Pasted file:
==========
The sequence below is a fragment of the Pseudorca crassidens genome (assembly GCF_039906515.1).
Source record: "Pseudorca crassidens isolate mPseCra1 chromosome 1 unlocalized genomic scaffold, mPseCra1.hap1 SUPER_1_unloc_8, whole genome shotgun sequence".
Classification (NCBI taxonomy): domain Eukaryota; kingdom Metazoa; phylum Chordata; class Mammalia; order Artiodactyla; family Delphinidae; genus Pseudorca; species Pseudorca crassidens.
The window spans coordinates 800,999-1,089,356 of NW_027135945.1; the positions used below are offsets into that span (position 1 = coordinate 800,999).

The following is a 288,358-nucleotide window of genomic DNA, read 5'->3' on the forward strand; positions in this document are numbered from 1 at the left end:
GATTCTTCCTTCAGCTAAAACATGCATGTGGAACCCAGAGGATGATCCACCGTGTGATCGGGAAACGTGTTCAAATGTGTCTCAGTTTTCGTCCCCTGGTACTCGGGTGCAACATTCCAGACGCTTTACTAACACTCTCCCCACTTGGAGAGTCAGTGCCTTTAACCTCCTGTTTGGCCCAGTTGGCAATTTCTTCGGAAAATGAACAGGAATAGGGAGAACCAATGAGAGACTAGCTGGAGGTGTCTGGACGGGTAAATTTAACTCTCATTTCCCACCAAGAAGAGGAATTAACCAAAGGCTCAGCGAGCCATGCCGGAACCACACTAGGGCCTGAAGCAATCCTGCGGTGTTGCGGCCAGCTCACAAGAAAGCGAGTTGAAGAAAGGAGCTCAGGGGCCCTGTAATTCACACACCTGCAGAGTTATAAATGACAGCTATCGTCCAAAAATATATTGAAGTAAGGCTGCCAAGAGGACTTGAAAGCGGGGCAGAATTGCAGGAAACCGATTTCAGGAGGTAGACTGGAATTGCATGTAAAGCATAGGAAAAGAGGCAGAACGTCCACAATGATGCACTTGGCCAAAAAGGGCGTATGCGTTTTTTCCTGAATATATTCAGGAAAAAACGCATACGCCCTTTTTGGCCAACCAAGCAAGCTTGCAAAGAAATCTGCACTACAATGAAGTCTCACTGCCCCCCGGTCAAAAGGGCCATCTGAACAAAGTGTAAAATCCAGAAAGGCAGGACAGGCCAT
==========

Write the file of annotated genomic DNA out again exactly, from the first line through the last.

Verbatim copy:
The sequence below is a fragment of the Pseudorca crassidens genome (assembly GCF_039906515.1).
Source record: "Pseudorca crassidens isolate mPseCra1 chromosome 1 unlocalized genomic scaffold, mPseCra1.hap1 SUPER_1_unloc_8, whole genome shotgun sequence".
Classification (NCBI taxonomy): domain Eukaryota; kingdom Metazoa; phylum Chordata; class Mammalia; order Artiodactyla; family Delphinidae; genus Pseudorca; species Pseudorca crassidens.
The window spans coordinates 800,999-1,089,356 of NW_027135945.1; the positions used below are offsets into that span (position 1 = coordinate 800,999).

The following is a 288,358-nucleotide window of genomic DNA, read 5'->3' on the forward strand; positions in this document are numbered from 1 at the left end:
GATTCTTCCTTCAGCTAAAACATGCATGTGGAACCCAGAGGATGATCCACCGTGTGATCGGGAAACGTGTTCAAATGTGTCTCAGTTTTCGTCCCCTGGTACTCGGGTGCAACATTCCAGACGCTTTACTAACACTCTCCCCACTTGGAGAGTCAGTGCCTTTAACCTCCTGTTTGGCCCAGTTGGCAATTTCTTCGGAAAATGAACAGGAATAGGGAGAACCAATGAGAGACTAGCTGGAGGTGTCTGGACGGGTAAATTTAACTCTCATTTCCCACCAAGAAGAGGAATTAACCAAAGGCTCAGCGAGCCATGCCGGAACCACACTAGGGCCTGAAGCAATCCTGCGGTGTTGCGGCCAGCTCACAAGAAAGCGAGTTGAAGAAAGGAGCTCAGGGGCCCTGTAATTCACACACCTGCAGAGTTATAAATGACAGCTATCGTCCAAAAATATATTGAAGTAAGGCTGCCAAGAGGACTTGAAAGCGGGGCAGAATTGCAGGAAACCGATTTCAGGAGGTAGACTGGAATTGCATGTAAAGCATAGGAAAAGAGGCAGAACGTCCACAATGATGCACTTGGCCAAAAAGGGCGTATGCGTTTTTTCCTGAATATATTCAGGAAAAAACGCATACGCCCTTTTTGGCCAACCAAGCAAGCTTGCAAAGAAATCTGCACTACAATGAAGTCTCACTGCCCCCCGGTCAAAAGGGCCATCTGAACAAAGTGTAAAATCCAGAAAGGCAGGACAGGCCAT